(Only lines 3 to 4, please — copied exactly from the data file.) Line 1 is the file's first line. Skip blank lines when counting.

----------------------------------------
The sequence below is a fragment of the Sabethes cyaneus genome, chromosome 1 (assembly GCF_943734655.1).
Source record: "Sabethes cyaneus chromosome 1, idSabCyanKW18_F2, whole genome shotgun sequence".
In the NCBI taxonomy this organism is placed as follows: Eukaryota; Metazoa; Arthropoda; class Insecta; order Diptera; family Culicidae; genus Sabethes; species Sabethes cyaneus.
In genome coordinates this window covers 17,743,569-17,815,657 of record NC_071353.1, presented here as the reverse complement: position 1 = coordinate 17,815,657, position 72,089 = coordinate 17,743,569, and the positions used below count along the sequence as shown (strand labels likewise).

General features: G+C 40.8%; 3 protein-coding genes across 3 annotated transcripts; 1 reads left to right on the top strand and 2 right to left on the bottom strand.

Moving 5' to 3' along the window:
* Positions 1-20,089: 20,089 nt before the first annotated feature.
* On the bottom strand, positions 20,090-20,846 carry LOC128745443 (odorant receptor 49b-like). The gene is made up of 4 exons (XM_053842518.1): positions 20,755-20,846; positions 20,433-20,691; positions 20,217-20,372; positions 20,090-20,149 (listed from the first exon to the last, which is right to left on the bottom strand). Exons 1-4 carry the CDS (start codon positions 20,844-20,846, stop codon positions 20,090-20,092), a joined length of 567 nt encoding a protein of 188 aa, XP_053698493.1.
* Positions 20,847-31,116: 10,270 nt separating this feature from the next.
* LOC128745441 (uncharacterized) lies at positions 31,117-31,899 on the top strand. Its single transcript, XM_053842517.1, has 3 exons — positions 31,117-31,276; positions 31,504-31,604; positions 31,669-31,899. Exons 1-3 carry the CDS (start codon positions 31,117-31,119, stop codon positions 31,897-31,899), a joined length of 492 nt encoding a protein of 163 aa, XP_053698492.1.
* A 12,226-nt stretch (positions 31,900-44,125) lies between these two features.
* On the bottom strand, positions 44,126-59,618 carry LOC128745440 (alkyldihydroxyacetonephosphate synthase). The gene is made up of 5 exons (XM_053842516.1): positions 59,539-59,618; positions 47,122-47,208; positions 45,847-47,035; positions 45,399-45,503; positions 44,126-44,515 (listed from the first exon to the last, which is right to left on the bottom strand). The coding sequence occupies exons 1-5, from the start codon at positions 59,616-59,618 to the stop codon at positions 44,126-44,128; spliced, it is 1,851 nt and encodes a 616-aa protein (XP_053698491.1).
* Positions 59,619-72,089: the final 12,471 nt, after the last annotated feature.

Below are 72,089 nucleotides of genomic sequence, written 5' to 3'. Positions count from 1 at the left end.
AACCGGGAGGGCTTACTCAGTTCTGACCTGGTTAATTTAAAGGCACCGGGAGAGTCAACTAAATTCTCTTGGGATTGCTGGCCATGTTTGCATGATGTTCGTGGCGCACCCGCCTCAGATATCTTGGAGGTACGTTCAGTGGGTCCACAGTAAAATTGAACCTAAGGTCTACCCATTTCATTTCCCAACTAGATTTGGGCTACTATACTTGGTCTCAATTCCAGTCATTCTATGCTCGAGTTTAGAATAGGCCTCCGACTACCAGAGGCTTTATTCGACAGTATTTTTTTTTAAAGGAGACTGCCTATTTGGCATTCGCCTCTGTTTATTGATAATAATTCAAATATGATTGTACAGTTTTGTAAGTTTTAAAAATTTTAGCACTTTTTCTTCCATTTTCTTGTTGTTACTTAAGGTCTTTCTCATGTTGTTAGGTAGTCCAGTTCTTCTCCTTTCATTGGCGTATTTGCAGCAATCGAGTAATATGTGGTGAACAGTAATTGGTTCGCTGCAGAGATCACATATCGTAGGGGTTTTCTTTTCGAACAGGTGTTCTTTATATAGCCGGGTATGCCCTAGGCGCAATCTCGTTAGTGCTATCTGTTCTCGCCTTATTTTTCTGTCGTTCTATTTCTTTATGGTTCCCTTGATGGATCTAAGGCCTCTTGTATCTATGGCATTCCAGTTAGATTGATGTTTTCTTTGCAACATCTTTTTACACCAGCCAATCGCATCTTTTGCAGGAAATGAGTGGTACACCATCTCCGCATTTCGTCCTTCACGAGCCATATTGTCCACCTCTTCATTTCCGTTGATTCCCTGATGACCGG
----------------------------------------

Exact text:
In the NCBI taxonomy this organism is placed as follows: Eukaryota; Metazoa; Arthropoda; class Insecta; order Diptera; family Culicidae; genus Sabethes; species Sabethes cyaneus.
In genome coordinates this window covers 17,743,569-17,815,657 of record NC_071353.1, presented here as the reverse complement: position 1 = coordinate 17,815,657, position 72,089 = coordinate 17,743,569, and the positions used below count along the sequence as shown (strand labels likewise).